At engine restart and when the drive range is selected, the vehicle cannot start without engaging the forward clutch 5 by the hydraulic pressure produced by the oil pump 3. When the transmission 4 a includes a belt CVD transmission, unless the primary and secondary pulleys are supplied with sufficient hydraulic pressure to secure a belt cramp force, torque input from the forward clutch 5 is not preferable since it may cause belt slippage. When the transmission 4 a includes a gear automatic transmission, abrupt engagement of the forward clutch 5 is not preferable since it may cause start shock. Even when the neutral or parking range is selected, engagement of the forward clutch 5 in one stroke may cause an engagement shock.

For the above reason, in engagement control for controlling supply of the engagement pressure of the forward clutch 5, at vehicle start, slip control of the forward clutch 5 is carried out. And at the stage that the discharge pressure of the oil pump 3 is secured, and an inertia energy of the vehicle body is alleviated (i.e. the vehicle moves for some distance), the forward clutch 5 is put in the fully engaged state.

Heat generation amount estimation logic: Next, a description will be made about the estimation logic of the heat generation amount of the forward clutch 5, which is carried out at the step S114. When idle stop is released, and engagement control of the forward clutch 5 is started, the heat generation amount X1 is computed until the forward clutch 5 is fully engaged.

Referring to FIG. 3, computing of the heat generation amount X1 is started simultaneously with start of clutch engagement control. At a step S300, a forward-clutch torque Tc(n) in a control cycle (n) is computed. At a step S301, an instantaneous heat generation amount ΔQ(n) in the control cycle (n) is computed in accordance with the equation:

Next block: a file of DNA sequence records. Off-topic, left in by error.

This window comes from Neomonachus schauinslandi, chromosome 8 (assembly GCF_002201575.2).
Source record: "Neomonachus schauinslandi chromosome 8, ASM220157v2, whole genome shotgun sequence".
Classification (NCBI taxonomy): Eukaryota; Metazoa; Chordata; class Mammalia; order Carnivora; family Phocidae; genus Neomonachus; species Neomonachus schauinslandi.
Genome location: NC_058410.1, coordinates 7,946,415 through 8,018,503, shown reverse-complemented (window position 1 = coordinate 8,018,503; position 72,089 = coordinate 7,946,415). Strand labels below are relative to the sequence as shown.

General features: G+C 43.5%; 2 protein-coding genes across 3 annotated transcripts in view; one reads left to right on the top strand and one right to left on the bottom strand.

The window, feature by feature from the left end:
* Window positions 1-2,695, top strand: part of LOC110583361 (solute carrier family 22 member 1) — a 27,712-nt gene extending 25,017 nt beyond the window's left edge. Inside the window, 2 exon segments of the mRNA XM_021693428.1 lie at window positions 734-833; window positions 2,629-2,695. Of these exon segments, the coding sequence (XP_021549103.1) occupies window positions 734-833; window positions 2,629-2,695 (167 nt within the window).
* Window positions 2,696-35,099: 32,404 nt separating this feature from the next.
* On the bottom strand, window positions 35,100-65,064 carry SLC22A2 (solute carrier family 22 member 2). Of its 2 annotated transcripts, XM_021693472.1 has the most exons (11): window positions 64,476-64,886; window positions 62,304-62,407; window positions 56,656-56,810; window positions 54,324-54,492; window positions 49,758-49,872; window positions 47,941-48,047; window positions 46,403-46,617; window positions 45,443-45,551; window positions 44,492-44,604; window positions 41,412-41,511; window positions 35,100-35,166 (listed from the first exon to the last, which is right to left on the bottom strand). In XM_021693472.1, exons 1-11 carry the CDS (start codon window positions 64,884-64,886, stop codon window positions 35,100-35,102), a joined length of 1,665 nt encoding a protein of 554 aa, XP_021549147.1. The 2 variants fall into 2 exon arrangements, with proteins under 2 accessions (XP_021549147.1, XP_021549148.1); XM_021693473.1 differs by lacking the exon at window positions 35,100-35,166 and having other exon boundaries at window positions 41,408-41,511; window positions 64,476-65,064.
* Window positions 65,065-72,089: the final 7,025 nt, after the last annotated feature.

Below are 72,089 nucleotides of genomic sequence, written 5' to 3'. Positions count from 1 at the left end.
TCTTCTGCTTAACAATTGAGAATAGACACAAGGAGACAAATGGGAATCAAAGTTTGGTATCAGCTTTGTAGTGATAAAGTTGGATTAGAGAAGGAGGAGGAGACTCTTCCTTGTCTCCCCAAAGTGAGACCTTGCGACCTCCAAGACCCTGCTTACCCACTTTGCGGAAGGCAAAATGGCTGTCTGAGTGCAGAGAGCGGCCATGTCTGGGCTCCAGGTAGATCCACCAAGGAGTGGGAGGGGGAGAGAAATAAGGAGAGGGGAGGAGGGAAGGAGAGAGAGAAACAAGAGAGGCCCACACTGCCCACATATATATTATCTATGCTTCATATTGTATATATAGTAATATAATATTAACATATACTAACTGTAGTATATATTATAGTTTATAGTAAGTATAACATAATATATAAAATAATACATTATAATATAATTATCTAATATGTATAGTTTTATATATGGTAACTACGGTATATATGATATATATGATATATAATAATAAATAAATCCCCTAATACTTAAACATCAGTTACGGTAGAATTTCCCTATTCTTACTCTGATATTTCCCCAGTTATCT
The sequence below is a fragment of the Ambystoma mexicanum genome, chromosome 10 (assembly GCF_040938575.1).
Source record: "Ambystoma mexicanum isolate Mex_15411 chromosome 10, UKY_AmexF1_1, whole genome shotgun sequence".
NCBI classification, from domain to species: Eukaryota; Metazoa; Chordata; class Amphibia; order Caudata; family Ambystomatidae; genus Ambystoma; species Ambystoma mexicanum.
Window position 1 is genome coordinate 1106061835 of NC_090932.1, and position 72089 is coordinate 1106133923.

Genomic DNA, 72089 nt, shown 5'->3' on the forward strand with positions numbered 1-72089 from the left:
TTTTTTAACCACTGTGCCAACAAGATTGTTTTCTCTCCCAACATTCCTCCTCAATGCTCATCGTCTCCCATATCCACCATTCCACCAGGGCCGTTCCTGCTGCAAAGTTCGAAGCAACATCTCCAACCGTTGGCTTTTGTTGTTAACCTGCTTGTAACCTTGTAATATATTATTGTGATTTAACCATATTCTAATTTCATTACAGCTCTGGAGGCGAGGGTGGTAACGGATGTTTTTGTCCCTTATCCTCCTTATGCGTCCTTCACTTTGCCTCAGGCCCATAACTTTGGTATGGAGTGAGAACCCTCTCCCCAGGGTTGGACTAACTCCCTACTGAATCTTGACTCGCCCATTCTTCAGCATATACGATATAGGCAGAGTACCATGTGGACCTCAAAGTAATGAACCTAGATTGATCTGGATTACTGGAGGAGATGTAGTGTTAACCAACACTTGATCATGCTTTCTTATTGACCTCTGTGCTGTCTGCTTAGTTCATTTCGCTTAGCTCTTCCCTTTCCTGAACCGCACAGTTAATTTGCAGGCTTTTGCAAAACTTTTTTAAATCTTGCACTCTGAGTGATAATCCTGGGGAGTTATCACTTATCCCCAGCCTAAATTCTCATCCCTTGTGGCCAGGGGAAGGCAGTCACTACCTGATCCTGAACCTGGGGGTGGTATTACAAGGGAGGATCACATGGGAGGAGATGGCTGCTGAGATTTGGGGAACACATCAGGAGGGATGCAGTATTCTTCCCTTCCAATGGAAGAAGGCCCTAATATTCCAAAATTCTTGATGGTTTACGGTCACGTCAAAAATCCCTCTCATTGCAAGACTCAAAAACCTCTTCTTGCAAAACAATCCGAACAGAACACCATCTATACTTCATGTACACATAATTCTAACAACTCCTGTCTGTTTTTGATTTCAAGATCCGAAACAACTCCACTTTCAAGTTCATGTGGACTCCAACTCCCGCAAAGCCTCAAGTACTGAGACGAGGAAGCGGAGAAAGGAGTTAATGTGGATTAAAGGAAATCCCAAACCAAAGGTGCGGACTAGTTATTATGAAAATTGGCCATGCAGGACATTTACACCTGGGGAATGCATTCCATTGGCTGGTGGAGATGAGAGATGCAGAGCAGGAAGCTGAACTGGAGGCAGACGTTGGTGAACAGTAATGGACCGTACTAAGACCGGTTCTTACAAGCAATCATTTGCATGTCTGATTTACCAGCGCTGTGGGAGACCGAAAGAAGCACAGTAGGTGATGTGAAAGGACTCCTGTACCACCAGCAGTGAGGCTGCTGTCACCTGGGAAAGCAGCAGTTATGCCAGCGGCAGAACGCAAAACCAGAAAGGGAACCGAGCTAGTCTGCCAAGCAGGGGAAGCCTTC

ΔQ(n)=Tc(nc(n), where ωc(n) is a slip angular velocity
At a step S302, it is determined whether or not the slip angular velocity ωc(n) in the control cycle (n) converges at zero. If answer is NO, flow proceeds to a step S303, whereas answer is YES, flow proceeds to a step S305. At the step S303, the instantaneous heat generation amount ΔQ(n) is stored. At a step S304, the control cycle (n) is counted. At the step S305, the instantaneous heat generation amount ΔQ(n) is totaled to calculate the heat generation amount X1 (X1=ΣΔQ(n)).

The computing of the heat generation amount X1 will be described.

Forward-clutch torque computing: FIG. 4 shows a torque estimation logic of the forward clutch 5 during engagement control at the step S300. A block 201 computes a ratio (speed ratio e) of the turbine speed Nt to the engine speed Ne. A block 202 computes a torque capacity T corresponding to the speed ratio e based on a preset torque-capacity map. A block 203 computes a torque ratio t corresponding to the speed ratio e based on a present torque-ratio map. A block 204 squares the engine speed Ne. A block 205 computes output torque of the torque converter 2 (turbine torque Tt) based on values computed by the blocks 202, 203, and 204.

A block 206 converts the turbine speed Nt expressed in minute unit into a rotation angular velocity u expressed in second unit. A block 207 differentiates the rotation angular velocity u to compute a rotation angular acceleration du/dt. A block 208 computes an inertia torque Ti out of the inertia of the turbine shaft 21 and the rotation angular acceleration du/dt. A block 209 computes a difference between the turbine torque Tt and the inertia torque Ti to compute a clutch torque Tc.

Specifically, the turbine torque Tt of the turbine shaft 21 is computed out of the engine speed Ne and turbine speed Nt, and the torque capacity T and torque ratio t which are preset torque-converter characteristics. Note that the torque ratio t represents a ratio (Tt/TNe) of the turbine torque Tt to an engine torque TNe, and the torque capacity T represents a degree of difficulty (TNe/(Ne)2) of rotating the engine output shaft 20. The torque ratio t and torque capacity T are determined based on the design specifications of the torque converter 2 and the speed ratio e. Therefore, from the above relationship, the turbine torque Tt is given by the equation:
Tt=tT Ne =tTNe 2
At that time, the inertial torque Ti required to rotate the turbine shaft 21 itself in the fully released state of the forward clutch 5 is used as torque for rotating the turbine shaft 21 without being transmitted through the forward clutch 5. Thus, the engagement torque Tc of the forward clutch 5 (torque transmitted through the forward clutch 5) is given by the equation: